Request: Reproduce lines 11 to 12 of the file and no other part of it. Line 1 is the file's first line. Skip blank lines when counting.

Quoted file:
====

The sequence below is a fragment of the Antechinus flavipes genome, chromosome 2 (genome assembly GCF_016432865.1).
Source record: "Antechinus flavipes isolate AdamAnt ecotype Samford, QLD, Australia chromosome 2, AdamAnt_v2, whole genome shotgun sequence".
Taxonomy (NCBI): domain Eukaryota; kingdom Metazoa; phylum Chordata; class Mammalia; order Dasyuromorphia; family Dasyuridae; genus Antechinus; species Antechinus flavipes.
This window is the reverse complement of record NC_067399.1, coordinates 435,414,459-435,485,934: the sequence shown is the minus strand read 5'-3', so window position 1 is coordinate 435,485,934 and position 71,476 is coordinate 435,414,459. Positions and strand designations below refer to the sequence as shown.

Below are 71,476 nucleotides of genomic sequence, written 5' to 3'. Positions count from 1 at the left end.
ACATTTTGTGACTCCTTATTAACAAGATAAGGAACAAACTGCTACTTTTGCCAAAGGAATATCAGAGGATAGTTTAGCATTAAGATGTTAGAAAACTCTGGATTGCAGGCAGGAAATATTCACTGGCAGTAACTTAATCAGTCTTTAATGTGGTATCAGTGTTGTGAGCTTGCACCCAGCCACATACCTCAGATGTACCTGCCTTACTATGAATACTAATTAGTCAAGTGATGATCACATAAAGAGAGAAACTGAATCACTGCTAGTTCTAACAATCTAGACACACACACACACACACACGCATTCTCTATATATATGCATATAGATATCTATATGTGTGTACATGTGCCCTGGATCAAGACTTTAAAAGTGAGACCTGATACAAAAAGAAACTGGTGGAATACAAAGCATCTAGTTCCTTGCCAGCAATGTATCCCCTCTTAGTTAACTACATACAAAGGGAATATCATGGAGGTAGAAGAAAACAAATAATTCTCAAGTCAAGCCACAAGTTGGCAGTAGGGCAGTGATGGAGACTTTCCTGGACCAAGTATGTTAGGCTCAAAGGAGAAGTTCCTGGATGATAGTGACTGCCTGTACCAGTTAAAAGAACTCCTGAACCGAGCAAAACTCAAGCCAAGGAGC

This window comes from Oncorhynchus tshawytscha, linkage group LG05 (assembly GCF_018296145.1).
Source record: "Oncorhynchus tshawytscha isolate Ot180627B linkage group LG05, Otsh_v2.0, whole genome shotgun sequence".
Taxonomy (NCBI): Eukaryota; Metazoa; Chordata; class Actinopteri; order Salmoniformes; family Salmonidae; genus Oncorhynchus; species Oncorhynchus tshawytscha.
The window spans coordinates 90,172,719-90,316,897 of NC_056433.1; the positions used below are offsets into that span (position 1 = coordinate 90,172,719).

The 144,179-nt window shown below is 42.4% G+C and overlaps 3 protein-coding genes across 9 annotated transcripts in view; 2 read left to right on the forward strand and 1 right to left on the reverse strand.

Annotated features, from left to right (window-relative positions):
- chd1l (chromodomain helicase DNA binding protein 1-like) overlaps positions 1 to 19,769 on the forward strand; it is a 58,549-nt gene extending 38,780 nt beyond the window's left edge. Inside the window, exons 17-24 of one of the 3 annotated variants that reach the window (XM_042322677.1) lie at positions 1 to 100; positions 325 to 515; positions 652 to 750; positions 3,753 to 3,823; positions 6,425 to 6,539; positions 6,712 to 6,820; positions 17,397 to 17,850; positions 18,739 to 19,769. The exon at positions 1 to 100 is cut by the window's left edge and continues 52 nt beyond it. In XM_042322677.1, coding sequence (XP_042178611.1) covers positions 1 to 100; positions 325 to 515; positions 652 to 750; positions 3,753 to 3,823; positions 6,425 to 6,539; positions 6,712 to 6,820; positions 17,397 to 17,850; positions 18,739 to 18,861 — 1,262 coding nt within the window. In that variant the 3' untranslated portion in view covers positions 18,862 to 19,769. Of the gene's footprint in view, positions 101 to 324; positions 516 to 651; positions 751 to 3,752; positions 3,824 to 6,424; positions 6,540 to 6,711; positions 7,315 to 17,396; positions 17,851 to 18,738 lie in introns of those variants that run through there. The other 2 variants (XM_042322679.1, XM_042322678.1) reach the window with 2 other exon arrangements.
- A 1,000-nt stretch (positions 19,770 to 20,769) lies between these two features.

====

The 144,179-nt window shown below is 42.4% G+C and overlaps 3 protein-coding genes across 9 annotated transcripts in view; 2 read left to right on the forward strand and 1 right to left on the reverse strand.

Annotated features, from left to right (window-relative positions):